"After the house was completed, she started collecting antiques," Darlene Fiske says, recalling family trips to Canton, New Orleans, and other antiquing hot spots. “If something caught her eye and it was unusual, she would buy it. She just had this sense for things that had a story to tell.”

The home is not yet on the market but will be seeking new owners to love it as much as the Fiskes did, the family says.

“We’re taking inquiries for the home purchase right now, but are not in a rush and will wait for just the right person,” Darlene Fiske says. “We’re hoping that someone will want to keep the home intact and give it some TLC and a refresh.”

Keltner says working on the estate sale “has been something like opening a time capsule."

"Mrs. Fiske had a keen eye and did not specialize in any particular item to collect,” she says. “What is clear though, is that her love of antiques was all consuming. The magnitude and quality of her collection indicates a lifetime of hunting.”


The Fiske home is at 4259 Crestline Rd. The public sale will take place 8:30 am-5 pm September 1-3. For more information on the collection and special shopping opportunities, visit the website.

The home, across from the first hole of River Crest Country Club, is more than 100 years old.

Fiske home, 4259 Crestline, Fort Worth
Photo courtesy of Fiske family
The home, across from the first hole of River Crest Country Club, is more than 100 years old.
Photo courtesy of Magnolia

7 spectacular surprises inside Chip and Joanna Gaines' new Fixer Upper castle in Waco

Royal revelation

“Are you ready to see your fixer upper?” the enthusiastic tour guide asked, channeling Chip and Joanna Gaines and their famous “big reveal” line from TV’s Fixer Upper. This time, it wasn't the home owners waiting outside a first glimpse at their home makeover; it was a small group of tourists gathered on the porch, ready to step inside the Gaineses’ most ambitious renovation project yet — a century-old castle in Waco.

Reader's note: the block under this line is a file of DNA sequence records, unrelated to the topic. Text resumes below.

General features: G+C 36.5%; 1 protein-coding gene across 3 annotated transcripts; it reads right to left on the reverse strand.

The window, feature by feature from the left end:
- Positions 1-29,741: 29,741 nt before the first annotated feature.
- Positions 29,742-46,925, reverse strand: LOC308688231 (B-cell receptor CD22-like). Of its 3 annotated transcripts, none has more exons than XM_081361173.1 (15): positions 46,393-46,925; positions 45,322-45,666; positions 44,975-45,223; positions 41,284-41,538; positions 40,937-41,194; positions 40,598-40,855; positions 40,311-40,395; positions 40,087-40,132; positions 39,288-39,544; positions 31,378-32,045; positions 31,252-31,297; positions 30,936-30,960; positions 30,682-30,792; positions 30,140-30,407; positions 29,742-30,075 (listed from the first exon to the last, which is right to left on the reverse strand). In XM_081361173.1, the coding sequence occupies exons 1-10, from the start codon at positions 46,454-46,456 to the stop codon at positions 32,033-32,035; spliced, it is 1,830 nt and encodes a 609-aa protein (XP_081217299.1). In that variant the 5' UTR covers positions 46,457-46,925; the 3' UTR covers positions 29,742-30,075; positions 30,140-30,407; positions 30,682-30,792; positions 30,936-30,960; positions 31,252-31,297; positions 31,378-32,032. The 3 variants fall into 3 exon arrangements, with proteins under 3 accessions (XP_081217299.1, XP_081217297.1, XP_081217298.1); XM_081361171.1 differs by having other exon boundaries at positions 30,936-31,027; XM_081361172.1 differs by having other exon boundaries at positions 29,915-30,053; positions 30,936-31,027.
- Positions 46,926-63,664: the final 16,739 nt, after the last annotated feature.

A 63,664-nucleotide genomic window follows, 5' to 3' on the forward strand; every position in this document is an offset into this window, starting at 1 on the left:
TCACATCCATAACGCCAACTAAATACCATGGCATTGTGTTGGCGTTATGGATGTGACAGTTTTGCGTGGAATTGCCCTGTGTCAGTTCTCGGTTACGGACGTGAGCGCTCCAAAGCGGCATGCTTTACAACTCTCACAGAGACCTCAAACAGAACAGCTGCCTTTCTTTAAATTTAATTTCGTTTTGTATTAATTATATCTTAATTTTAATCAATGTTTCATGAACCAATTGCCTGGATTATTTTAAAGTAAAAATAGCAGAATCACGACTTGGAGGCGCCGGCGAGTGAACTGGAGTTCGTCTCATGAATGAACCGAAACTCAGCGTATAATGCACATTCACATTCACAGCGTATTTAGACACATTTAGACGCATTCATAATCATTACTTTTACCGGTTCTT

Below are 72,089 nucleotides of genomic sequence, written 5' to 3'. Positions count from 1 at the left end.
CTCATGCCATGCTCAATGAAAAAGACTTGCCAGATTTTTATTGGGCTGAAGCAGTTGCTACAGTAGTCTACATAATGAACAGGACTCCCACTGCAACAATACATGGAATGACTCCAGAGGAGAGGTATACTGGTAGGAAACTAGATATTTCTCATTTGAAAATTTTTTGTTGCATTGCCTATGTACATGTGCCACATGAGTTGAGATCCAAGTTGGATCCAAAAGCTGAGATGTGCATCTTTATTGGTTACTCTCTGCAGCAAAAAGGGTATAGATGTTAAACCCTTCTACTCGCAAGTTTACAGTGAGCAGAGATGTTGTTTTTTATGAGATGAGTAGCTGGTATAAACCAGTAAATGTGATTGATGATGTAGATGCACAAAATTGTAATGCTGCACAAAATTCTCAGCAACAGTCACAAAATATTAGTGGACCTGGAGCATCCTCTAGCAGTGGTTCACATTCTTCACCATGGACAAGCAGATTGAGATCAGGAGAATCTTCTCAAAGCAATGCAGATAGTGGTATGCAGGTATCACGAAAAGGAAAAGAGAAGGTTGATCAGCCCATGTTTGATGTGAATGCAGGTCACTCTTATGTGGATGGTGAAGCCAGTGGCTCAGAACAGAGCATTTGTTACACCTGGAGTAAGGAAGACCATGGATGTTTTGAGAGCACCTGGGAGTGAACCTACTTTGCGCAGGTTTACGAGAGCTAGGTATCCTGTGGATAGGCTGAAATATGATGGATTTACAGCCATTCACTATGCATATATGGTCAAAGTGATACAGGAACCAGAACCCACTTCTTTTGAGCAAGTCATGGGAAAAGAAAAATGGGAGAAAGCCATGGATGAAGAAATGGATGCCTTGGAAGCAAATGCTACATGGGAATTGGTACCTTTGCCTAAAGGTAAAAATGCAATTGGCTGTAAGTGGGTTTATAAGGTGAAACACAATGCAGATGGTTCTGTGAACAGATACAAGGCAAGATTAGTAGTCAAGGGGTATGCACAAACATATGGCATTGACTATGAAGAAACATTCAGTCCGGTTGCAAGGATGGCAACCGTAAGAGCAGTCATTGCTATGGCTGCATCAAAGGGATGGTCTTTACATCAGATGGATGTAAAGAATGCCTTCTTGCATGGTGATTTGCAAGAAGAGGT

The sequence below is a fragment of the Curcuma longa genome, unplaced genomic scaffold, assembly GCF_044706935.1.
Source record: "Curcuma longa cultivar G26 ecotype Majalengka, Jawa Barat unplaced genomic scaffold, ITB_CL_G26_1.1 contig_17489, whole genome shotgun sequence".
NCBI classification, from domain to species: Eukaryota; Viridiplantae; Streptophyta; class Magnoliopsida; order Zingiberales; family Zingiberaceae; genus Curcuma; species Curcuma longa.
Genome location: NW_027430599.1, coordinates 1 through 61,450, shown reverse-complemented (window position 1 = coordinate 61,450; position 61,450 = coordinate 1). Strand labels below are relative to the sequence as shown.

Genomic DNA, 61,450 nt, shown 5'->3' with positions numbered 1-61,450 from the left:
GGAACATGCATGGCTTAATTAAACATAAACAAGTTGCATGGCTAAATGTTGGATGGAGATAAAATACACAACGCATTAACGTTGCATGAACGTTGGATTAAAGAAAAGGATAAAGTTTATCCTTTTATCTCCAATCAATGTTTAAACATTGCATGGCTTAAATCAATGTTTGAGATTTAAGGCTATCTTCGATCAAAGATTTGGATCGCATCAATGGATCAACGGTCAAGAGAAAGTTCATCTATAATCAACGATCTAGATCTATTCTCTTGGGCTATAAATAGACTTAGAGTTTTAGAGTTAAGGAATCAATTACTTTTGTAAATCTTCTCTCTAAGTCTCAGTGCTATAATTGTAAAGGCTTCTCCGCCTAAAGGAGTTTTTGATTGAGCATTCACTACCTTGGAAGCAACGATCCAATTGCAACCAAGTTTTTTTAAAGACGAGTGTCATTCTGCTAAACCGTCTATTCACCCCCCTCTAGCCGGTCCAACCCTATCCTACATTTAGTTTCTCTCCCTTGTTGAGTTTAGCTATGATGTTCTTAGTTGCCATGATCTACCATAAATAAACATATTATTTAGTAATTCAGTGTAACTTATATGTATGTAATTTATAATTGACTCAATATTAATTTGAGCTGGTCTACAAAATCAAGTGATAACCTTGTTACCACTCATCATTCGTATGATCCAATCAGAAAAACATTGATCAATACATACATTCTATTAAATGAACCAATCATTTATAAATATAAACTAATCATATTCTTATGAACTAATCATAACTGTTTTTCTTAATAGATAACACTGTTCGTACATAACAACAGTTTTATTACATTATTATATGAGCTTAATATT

For the first time ever, Texas’ king and queen of renovation have unlocked the doors and let the public into one of their famed fixer-uppers before it’s featured on their Magnolia Network show.

Known as the historic Cottonland Castle, this three-story, 6,700-square-foot residence was started in 1890 and finished in 1913. The Gaineses purchased the dilapidated structure in 2019 and designed and executed a regal flip that will be featured on an eight-episode special called Fixer Upper: Welcome Home – The Castle, beginning October 14.

They plan to sell it in the fall. But before a home sale comes an open house, and for three months only — through October 29 — the castle is open six days a week for guided tours.

Hour-long castle expeditions take visitors through every room, nook, and cranny — from turret to toilettes. Knowledgeable guides dispense history, impart design information, and reveal behind-the-scenes stories from Chip and Jo that may or may not make it on TV.

For Fixer Upper fans, Magnolia maniacs, and Gaines gangs in Fort Worth, it’s worth the 90-minute drive down I-35 to experience the castle transformation in real life before it hits the small screen. A tour offers the very rare chance to walk through the door (in this case, a 10-foot-tall, 400-pound, solid-oak door) into the world of a Chip-and-Jo reno.

Without revealing too much, here are seven fun surprises you’ll find behind the castle walls.

1. History meets homey. A castle museum, this is not.

“Chip and Joanna’s vision was that they really wanted to honor it with historical pieces but also make it more practical for the modern family that’s going to live here in the future,” guide Megan Shuler said at the beginning of the tour.

While many original features — including seven fireplaces — were restored, the castle has been fixed up as a home for the future, not a shrine to the past. One-of-a-kind and collected antiques (such as the kingly dining room table from Round Top, Texas) blend with pieces from the Gaineses’ own Magnolia Home collection. A 17-page “Castle Sourcebook” lists design elements and products and where to buy them. And in the ultimate modern touch — a branding tie-in — a forthcoming “Colors of the Castle” paint collection will be available through Magnolia this fall.